Tuning in to Soundwriting

Soundscapes: Rhetorical Entwinements for Composing Sound in Four Dimensions

by Kati Fargo Ahern

4. Four Dimensions of Soundscape Design

Essentially, soundscapes are composed through choices made along four main dimensions. These four dimensions are as follows:

  1. The source of sounds (or what is making the sound, such as a dog barking, sirens blaring, an appliance buzzing, people whispering, a person screaming, and so forth).

    Sources: Transcript

    [In this clip there is a quick alternation of a dog barking, a siren, two beeps from a microwave, whispering between four people, a scream, and a long droning tone.] [time: 16 seconds]

  2. The temporal unfolding of sounds and sonic events among, against, and with each other (for example, the unfolding of a rainstorm).

    Time: Transcript

    [This clip opens with some quick, strident bird sounds and rain, followed by a loud peal of thunder and increasingly intense rain.] [time: 14 seconds]

  3. The multiple layers of simultaneous sound (even in the case of a single sound repeated in layers).

    Layers: Transcript

    [A single voice says "hello." Next, the "hello" is repeated by two voices. Finally, "hello" is repeated once more with additional voices. This clip offers a very simplistic first example of what it means to layer in the same sound source multiple times. Since the source of the "hello" is the same voice, the second and third instance (with doubled and then even more voices) sounds increasingly uncanny.] [time: 4 seconds]

  4. The location of sound sources in space, the space of the soundscape, or the spatialization of sound (forming relationships such as perspective and movement, as well as location in the space).

    Location: Transcript

    [A beep is heard twice from a "close" position, which is loud, followed by footsteps. Next, it is heard two more times farther away, indicated by it being quieter and the footsteps operating as a transitional sound linked to the concept of changing location.] [time: 4 seconds]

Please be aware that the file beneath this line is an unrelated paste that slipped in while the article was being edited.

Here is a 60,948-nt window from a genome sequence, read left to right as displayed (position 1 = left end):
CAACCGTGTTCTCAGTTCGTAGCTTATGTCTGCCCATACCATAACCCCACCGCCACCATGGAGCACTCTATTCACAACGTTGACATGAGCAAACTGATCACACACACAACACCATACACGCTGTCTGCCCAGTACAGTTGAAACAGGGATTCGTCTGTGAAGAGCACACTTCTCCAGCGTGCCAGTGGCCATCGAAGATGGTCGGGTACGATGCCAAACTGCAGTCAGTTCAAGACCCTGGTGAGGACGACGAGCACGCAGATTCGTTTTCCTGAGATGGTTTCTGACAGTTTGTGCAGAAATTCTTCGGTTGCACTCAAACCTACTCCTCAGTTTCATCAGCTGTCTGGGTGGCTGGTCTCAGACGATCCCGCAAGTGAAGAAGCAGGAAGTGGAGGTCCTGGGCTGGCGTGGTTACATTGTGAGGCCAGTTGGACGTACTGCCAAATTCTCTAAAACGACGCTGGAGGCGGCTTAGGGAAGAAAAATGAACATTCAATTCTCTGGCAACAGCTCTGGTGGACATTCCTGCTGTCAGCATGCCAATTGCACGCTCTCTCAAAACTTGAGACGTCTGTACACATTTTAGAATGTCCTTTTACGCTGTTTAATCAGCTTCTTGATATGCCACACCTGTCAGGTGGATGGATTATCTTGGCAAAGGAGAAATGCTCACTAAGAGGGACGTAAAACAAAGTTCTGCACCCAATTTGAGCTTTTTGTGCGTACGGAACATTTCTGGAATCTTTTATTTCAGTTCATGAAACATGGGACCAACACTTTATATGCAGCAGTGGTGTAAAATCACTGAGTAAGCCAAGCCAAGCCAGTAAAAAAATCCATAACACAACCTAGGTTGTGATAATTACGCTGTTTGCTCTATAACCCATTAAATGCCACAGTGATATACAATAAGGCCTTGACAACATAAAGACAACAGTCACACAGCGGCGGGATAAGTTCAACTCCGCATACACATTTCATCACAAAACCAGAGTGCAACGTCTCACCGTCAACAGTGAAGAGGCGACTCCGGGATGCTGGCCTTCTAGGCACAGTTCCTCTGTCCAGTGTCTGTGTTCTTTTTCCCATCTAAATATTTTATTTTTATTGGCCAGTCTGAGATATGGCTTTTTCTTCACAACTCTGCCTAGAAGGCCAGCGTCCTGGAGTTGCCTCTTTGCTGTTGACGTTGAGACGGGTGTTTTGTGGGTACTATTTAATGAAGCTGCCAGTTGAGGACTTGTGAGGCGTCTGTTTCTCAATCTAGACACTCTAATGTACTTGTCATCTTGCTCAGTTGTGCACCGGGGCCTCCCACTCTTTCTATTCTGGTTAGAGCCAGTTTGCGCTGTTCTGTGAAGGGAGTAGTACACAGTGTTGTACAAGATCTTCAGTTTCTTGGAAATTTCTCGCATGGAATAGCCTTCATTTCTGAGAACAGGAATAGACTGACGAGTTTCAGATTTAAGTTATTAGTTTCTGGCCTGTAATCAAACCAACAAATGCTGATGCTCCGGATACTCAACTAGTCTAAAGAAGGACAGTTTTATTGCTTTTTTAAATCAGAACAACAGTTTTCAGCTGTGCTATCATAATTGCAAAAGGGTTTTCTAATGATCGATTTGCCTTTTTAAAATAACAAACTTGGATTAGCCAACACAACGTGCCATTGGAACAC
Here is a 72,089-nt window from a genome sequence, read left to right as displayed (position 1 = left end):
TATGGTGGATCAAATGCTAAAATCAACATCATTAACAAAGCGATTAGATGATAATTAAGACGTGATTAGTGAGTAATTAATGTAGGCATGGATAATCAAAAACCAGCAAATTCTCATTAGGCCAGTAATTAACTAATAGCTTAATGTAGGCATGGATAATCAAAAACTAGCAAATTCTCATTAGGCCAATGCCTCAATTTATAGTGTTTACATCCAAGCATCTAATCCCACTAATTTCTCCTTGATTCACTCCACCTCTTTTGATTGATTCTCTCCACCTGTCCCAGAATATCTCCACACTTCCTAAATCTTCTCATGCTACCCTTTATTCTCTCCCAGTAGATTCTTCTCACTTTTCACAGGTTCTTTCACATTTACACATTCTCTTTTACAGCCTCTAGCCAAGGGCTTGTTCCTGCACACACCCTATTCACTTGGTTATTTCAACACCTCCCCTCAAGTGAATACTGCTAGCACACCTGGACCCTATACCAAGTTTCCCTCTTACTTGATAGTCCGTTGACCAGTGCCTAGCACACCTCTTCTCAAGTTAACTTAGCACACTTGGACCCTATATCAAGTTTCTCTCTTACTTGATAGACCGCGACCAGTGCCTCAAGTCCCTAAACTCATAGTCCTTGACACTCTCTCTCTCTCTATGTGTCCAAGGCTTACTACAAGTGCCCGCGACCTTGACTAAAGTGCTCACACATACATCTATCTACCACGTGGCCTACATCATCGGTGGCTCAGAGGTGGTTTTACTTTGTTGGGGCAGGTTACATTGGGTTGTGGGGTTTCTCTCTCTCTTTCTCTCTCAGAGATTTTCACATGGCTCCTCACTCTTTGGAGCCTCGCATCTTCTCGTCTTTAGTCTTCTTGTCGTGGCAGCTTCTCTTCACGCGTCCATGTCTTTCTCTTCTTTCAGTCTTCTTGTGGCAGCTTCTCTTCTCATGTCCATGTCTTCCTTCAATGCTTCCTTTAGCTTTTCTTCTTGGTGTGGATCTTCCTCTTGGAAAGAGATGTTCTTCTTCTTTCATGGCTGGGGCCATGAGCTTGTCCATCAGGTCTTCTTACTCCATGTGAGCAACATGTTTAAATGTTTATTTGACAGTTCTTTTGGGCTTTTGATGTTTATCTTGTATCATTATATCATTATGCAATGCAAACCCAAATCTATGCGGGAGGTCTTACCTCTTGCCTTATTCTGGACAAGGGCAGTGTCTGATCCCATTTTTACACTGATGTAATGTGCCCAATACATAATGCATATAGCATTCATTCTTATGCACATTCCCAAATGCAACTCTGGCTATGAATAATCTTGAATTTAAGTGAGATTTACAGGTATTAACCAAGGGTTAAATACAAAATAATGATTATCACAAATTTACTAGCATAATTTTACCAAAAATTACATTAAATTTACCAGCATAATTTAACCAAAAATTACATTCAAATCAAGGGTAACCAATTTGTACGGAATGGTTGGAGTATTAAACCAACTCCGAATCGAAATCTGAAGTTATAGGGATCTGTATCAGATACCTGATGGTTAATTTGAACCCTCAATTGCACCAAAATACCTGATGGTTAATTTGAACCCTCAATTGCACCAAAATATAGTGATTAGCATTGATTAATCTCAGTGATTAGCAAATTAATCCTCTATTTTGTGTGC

Although a participant in any given soundscape would not experience these dimensions as separable or sequential, it is useful to be able to identify how these dimensions are always at play at once in soundscape design. Unlike dimensions in space (moving from a point to a square to a cube) or levels in protein folding (moving from primary to secondary, tertiary, and quaternary structures), moving from one to two to three and four dimensions in soundscape design does not necessarily represent positions of increasing complexity or relation. Rather, dimensions in soundscape design represent four fundamentally different sets of questions regarding choices and affordances. I do not mean to suggest that these dimensions are sequential in a "typical" process of soundscape design. Rather, I would argue that the movement between these four dimensions is recursive and constantly in flux. Also, the order in which students may consider the various dimensions in soundscape design is quite dependent on the assignment, the context for "presenting" the soundscape, and technological considerations. That being said, within a soundscape, there are typically four dimensions of design.

Each of these dimensions contains a considerable amount of complexity. For instance, the selection of sound sources may have to do with decisions based on convention and genre, where students are selecting among source types, like choosing to include the bark of a dog versus the bleat of a lamb. Or the selection of sources may have to do with selecting a method of field recording for a specific dog barking, including microphone type, proximity, or recording quality. Or the selection of sources may include listening to and culling through a database of sound recordings to find a file of a dog barking at a desirable volume, pitch, rhythm, and so forth. Furthermore, if students are using sound-editing software, any means of selection could be accommodated by custom alterations to a selected sound file along the lines of volume, pitch, rhythm, and other effects. Sound-editing software may also provide visualizations and metadata that could be helpful in source selection. The following clip illustrates just a few of these possibilities involved in source choice by alternating one particular dog bark with a different source (bleating lambs), then incorporating different editing possibilities where the pitch and tempo of the "original" bark is altered.